Pilates is great for every body of every age, and that includes those who are already active. No matter what kind of sport you play or which exercise you already do regularly, adding Pilates to the mix will only benefit you. Pilates increases your balance, strength, flexibility, and ability to focus and concentrate. It also includes a breathing component that helps improve your respiratory capacity. All of these benefits can give you an edge in your current training or workout routine.
Pilates is a strength training exercise even though it is often thought of as "just" a way to increase flexibility. In fact, many who don't do Pilates will speak about it as stretching. Well, Pilates does indeed increase your flexibility, and it does include stretching – but a stretch is actually using a muscle from origin to insertion (one end to the other), and in doing that, you are building great strength and power without losing flexibility. Like all strength training exercises, Pilates will help you increase lean muscle mass (great for your metabolism), is useful for the prevention of osteoporosis, and helps prevent injury and chronic pain.
Increased flexibility and balance, both muscle balance from side-to-side and your physical balance, are significant benefits of a Pilates program. Balance and flexibility are critical components to your wellness. Injury from torn muscles, ligaments, and tendons are not as likely in a healthy, flexible body. We often think of stiffness and immobility when we consider things that limit our activity as we age. Pilates not only helps maintain a flexible body, but it actually can help regain lost flexibility!
Gaining a strong foundation at the beginning of your Pilates practice is as critical to those who are already active as it is to people who aren't. Basic Reformer work including Footwork, the Hundred, Frog/Leg Circles, Stomach Massage, Short Box Series, Elephant, Knee Stretches, Running, and Pelvic Lift are all strength and flexibility exercises. The added tension (because of the springs) that the Reformer offers allows you to create greater resistance, and build on your power. Mat Pilates is also a strength building activity. Learning to use your own body to create resistance is a crucial factor. Consider basic fundamental Mat exercises as an opportunity to focus on muscle engagement. In many ways, Pilates is a form of dynamic isometric work. You are stabilizing, engaging muscle, and working on mobility. Adding the Side Lying Series and Opposite Arm/Leg on All Fours and Planks to Hundreds, Roll-Ups, Single Leg Circle, Rolling Like a Ball, Single Leg Pull, Double Leg Pull, and Spine Stretch will pump up your focus on power within alignment.
Many times our active lifestyle and the sports and exercises that help us maintain a healthy, fit body have a repetitive nature to them. This can have a detrimental impact on our balance and flexibility if we don't focus on improving both. Fundamental Pilates exercises that address stabilization of the core muscles (your trunk – including abdominals, back, and butt), are essential to improving balance. Everything about your Pilates practice will increase your balance and flexibility! Pilates is a mind, body, and spirit practice that places a focus on deliberate movement, using each muscle from length. A beginners focus on holding a body in alignment and stabilizing the core will improve flexibility within each joint and encourage muscles working powerfully from length. Beginning with standing work, moving to all fours, supine, sitting, prone, side lying, and back to supine exercises with a finish in standing work will support your already active lifestyle.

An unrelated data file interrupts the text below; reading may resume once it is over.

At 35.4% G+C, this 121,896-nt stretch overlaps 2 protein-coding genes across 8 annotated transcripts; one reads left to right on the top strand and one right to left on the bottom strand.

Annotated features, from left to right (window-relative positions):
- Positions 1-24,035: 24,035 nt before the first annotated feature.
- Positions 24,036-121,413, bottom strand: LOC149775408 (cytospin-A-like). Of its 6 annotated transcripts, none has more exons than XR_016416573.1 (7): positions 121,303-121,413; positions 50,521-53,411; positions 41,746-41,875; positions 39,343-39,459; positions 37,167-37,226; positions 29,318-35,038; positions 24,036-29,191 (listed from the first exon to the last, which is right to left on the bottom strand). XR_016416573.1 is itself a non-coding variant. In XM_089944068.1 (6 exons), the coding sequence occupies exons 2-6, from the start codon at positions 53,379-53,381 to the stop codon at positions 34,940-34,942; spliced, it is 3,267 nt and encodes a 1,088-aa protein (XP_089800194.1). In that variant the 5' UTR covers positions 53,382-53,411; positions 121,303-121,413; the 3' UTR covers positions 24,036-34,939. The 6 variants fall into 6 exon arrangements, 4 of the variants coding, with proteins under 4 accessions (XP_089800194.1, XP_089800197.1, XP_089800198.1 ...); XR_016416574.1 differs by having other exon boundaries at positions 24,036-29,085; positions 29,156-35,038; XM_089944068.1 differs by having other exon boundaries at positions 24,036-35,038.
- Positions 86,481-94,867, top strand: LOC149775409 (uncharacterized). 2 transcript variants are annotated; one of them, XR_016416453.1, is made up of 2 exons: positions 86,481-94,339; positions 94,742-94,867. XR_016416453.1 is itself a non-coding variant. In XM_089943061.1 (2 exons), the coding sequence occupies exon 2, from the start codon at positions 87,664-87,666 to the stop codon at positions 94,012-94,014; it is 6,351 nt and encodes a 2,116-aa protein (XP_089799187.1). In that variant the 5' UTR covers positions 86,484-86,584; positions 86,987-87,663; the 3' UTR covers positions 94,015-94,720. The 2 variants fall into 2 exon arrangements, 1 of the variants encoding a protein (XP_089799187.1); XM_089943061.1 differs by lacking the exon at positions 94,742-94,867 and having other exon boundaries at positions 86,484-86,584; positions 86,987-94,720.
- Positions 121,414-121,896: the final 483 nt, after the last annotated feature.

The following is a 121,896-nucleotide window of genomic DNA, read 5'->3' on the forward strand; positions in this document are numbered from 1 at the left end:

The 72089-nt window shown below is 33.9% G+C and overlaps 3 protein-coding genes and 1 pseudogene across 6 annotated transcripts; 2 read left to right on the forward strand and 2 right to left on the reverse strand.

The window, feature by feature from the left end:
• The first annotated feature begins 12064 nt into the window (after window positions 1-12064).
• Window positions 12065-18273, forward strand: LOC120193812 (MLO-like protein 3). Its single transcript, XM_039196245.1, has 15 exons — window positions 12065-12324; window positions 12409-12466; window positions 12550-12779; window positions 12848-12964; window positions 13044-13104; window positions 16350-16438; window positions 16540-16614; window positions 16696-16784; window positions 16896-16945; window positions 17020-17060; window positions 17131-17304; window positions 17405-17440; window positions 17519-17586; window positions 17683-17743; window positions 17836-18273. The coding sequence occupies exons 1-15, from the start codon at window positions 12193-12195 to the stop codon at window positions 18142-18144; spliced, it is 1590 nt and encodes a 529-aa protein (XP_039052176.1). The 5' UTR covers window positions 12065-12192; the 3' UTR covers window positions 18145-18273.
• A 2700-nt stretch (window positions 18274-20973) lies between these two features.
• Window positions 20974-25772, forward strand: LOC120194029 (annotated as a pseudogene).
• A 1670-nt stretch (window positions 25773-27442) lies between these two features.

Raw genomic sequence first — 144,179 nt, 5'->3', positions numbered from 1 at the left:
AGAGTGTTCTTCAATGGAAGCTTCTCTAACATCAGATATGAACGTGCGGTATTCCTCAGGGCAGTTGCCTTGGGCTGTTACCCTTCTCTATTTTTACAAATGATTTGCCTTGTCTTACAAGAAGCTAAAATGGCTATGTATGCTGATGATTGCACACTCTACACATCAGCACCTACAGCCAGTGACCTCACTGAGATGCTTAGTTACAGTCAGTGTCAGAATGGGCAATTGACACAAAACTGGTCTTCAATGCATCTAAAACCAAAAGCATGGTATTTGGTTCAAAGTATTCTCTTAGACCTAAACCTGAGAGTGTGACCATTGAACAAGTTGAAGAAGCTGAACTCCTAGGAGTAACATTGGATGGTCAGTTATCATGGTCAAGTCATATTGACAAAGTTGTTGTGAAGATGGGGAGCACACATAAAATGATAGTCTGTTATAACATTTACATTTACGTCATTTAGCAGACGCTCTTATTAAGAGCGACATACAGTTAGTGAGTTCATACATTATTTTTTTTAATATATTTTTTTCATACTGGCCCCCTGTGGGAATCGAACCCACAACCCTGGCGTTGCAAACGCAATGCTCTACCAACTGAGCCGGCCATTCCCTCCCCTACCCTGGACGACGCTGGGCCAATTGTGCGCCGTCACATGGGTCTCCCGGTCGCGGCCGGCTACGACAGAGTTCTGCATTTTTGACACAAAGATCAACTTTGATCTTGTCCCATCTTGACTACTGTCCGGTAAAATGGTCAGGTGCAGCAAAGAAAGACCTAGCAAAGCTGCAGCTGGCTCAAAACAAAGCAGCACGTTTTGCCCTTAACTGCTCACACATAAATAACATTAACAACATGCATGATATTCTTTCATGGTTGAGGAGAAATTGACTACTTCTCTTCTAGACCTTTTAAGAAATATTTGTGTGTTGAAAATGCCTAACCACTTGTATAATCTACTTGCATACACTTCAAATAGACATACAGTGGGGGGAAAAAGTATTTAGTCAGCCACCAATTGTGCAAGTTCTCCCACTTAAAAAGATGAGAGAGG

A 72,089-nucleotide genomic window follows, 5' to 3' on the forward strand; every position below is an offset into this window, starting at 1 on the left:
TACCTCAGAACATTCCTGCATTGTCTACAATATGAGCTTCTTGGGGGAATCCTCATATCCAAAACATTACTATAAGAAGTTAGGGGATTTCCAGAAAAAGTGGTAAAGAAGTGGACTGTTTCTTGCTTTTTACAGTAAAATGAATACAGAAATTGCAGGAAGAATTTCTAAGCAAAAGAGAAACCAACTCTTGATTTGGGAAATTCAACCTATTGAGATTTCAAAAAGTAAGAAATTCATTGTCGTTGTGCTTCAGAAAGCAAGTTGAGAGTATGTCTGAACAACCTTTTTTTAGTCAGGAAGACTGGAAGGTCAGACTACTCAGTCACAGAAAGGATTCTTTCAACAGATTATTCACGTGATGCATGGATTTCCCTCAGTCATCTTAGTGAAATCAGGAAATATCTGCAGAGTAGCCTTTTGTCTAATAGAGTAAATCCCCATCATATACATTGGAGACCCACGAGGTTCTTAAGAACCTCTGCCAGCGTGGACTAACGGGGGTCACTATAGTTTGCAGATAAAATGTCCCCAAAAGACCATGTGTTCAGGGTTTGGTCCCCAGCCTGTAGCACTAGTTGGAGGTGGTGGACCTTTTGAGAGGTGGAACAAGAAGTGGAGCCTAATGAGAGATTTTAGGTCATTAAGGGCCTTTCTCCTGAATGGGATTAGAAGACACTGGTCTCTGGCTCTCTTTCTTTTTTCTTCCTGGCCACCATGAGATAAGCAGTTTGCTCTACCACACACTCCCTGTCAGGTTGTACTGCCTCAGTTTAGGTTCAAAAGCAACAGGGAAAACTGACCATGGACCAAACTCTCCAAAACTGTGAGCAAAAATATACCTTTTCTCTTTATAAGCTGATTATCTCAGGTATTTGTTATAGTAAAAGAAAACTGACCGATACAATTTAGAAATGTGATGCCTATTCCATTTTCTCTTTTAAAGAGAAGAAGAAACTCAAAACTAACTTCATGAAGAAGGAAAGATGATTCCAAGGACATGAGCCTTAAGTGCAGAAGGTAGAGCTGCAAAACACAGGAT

We have a wide variety of beginner classes designed to suit your needs.
Pilates is such a fantastic complement to your yoga practice. The focus on your core in Pilates will help with balance, inversions, and postures like navasana. Pilates helps strengthen joints and your back and educates your body on holding itself in alignment with a neutral spine. This will help prevent you from sticking your butt out in certain yoga poses and putting extra load on your lower back.
A Pilates body is beautiful because of the muscles and tone developed while practicing Pilates. Your posture improves because you are building strong muscles to support your skeleton in alignment. You carry yourself differently, so you not only develop muscle tone during your Pilates practice, you continue to work the right muscles in your everyday life (without having to think about it).
Pilates is excellent for runners. Core strength and stability plus increased flexibility are major takeaways from any Pilates practice. In particular, Pilates can help improve your stride. Your body will not work as hard to clock the same miles. It will operate smarter, which will decrease some of the chronic joint wear and tear runners experience. A focus on flexibility will also reduce recovery time. And then there is your respiratory system – which will also be more efficient due to the diaphramic support developed in Pilates.
Joseph Pilates opened his NYC studio in the same building as the Balanchine Ballet. The story goes that Balanchine would send dancers "down the hall" to Pilates. That seems to be one of the truths versus myths among Pilates stories. And it makes sense. Pilates focuses on principles essential to a dancer. Building a strong core, long, lean arms and legs, flexibility without hyper-flexibility, increased awareness, and the ability to be extremely deliberate in each movement will all complement your efforts to be graceful and powerful in your dance career.